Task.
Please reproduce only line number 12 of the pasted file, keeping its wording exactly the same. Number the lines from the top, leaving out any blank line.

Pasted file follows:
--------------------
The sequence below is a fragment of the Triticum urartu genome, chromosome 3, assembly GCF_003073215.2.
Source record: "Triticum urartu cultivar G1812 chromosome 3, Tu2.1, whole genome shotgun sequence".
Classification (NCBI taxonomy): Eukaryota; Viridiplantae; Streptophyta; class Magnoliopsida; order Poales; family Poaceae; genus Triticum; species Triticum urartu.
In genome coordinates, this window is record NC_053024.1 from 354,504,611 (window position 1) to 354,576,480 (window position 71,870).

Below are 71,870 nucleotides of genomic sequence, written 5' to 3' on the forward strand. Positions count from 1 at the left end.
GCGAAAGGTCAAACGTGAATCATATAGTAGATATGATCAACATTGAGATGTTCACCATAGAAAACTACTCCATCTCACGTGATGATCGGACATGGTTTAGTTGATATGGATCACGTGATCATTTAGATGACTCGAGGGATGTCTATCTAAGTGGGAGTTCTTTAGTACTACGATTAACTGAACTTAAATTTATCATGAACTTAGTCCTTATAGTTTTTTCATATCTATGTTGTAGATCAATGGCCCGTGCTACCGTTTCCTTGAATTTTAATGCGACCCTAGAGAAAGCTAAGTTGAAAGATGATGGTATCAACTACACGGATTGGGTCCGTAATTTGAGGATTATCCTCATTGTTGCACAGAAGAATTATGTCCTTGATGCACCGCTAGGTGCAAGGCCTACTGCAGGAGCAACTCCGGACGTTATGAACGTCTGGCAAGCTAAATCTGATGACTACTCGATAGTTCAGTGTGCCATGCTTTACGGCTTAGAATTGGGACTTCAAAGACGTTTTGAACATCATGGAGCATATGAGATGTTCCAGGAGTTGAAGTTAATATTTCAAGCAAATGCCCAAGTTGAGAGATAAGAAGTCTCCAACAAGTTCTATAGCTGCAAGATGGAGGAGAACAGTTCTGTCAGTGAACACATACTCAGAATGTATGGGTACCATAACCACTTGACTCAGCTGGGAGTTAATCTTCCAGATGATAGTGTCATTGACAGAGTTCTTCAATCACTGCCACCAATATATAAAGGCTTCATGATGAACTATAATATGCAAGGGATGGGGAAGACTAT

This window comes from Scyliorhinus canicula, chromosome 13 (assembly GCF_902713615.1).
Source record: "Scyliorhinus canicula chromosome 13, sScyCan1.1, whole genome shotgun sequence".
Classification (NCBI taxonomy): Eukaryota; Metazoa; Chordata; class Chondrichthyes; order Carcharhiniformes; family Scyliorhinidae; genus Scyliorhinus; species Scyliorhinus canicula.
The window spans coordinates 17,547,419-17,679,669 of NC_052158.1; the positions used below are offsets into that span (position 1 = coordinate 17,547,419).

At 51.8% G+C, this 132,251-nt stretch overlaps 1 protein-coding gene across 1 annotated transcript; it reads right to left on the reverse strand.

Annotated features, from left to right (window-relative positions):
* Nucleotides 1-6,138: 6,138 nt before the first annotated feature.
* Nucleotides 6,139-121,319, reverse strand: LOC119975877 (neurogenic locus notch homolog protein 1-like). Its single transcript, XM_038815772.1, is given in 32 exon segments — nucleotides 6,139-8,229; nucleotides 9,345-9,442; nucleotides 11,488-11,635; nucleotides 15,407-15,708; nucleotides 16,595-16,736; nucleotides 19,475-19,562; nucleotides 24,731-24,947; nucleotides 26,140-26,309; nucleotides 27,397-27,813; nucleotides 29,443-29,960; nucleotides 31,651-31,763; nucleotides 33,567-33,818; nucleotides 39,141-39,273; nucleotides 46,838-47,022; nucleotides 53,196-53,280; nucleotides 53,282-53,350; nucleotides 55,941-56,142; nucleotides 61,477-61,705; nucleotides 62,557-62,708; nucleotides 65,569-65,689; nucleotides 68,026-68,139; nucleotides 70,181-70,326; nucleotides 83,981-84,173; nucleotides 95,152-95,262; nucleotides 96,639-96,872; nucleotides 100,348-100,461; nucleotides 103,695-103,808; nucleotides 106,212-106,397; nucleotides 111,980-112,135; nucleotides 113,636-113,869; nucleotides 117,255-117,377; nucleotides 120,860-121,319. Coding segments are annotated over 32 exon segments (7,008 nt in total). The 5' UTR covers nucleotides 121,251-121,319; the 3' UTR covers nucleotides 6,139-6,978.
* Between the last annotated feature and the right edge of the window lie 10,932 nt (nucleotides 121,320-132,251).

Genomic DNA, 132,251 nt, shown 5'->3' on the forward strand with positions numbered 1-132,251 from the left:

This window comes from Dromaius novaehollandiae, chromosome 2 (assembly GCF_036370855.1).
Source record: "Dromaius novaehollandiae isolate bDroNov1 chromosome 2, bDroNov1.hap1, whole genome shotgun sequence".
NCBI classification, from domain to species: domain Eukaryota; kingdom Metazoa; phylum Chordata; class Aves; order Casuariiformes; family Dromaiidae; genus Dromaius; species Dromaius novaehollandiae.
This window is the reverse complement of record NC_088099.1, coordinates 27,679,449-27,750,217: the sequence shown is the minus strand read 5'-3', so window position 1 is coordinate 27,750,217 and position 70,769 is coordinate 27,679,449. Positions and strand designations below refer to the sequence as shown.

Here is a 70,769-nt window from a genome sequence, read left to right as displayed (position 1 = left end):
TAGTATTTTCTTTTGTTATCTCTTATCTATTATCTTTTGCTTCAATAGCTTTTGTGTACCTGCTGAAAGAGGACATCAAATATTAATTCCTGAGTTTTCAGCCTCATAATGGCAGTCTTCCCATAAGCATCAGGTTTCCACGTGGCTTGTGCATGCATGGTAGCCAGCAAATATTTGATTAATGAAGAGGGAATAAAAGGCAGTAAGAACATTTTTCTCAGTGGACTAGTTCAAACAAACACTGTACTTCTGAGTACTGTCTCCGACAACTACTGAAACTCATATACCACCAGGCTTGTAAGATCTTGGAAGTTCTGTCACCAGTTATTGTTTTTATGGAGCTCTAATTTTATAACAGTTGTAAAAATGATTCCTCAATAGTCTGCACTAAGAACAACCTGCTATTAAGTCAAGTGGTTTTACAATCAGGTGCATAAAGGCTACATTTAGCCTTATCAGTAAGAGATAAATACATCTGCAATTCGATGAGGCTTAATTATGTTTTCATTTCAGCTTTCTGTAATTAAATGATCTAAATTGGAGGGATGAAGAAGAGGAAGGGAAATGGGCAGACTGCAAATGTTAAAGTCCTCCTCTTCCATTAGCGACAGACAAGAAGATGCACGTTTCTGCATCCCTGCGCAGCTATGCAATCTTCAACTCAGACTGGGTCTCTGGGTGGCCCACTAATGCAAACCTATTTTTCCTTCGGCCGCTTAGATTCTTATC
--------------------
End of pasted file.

Annotated features, from left to right (window-relative positions):